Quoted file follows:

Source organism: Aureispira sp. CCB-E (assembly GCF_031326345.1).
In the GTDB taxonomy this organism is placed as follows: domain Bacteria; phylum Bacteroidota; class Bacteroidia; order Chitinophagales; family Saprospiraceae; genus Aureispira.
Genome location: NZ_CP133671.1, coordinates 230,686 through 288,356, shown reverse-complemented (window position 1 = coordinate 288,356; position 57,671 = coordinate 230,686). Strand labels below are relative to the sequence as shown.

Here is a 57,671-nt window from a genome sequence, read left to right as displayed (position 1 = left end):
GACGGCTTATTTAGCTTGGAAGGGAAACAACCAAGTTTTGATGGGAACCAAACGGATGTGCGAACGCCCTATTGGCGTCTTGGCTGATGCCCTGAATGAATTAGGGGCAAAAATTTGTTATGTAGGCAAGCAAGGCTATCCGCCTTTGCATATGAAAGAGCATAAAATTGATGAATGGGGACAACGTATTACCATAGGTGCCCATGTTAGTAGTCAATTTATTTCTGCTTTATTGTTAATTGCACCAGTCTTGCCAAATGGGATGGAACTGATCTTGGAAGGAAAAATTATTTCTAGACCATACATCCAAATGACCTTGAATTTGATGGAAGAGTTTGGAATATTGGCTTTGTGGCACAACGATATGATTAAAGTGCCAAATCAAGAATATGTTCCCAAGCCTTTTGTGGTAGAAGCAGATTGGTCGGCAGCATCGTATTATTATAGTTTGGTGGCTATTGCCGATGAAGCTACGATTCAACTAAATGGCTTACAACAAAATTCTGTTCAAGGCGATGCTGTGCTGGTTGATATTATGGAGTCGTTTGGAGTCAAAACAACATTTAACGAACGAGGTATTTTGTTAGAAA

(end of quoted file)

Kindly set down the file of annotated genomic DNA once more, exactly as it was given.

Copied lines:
Source organism: Aureispira sp. CCB-E (assembly GCF_031326345.1).
In the GTDB taxonomy this organism is placed as follows: domain Bacteria; phylum Bacteroidota; class Bacteroidia; order Chitinophagales; family Saprospiraceae; genus Aureispira.
Genome location: NZ_CP133671.1, coordinates 230,686 through 288,356, shown reverse-complemented (window position 1 = coordinate 288,356; position 57,671 = coordinate 230,686). Strand labels below are relative to the sequence as shown.

Here is a 57,671-nt window from a genome sequence, read left to right as displayed (position 1 = left end):
GACGGCTTATTTAGCTTGGAAGGGAAACAACCAAGTTTTGATGGGAACCAAACGGATGTGCGAACGCCCTATTGGCGTCTTGGCTGATGCCCTGAATGAATTAGGGGCAAAAATTTGTTATGTAGGCAAGCAAGGCTATCCGCCTTTGCATATGAAAGAGCATAAAATTGATGAATGGGGACAACGTATTACCATAGGTGCCCATGTTAGTAGTCAATTTATTTCTGCTTTATTGTTAATTGCACCAGTCTTGCCAAATGGGATGGAACTGATCTTGGAAGGAAAAATTATTTCTAGACCATACATCCAAATGACCTTGAATTTGATGGAAGAGTTTGGAATATTGGCTTTGTGGCACAACGATATGATTAAAGTGCCAAATCAAGAATATGTTCCCAAGCCTTTTGTGGTAGAAGCAGATTGGTCGGCAGCATCGTATTATTATAGTTTGGTGGCTATTGCCGATGAAGCTACGATTCAACTAAATGGCTTACAACAAAATTCTGTTCAAGGCGATGCTGTGCTGGTTGATATTATGGAGTCGTTTGGAGTCAAAACAACATTTAACGAACGAGGTATTTTGTTAGAAA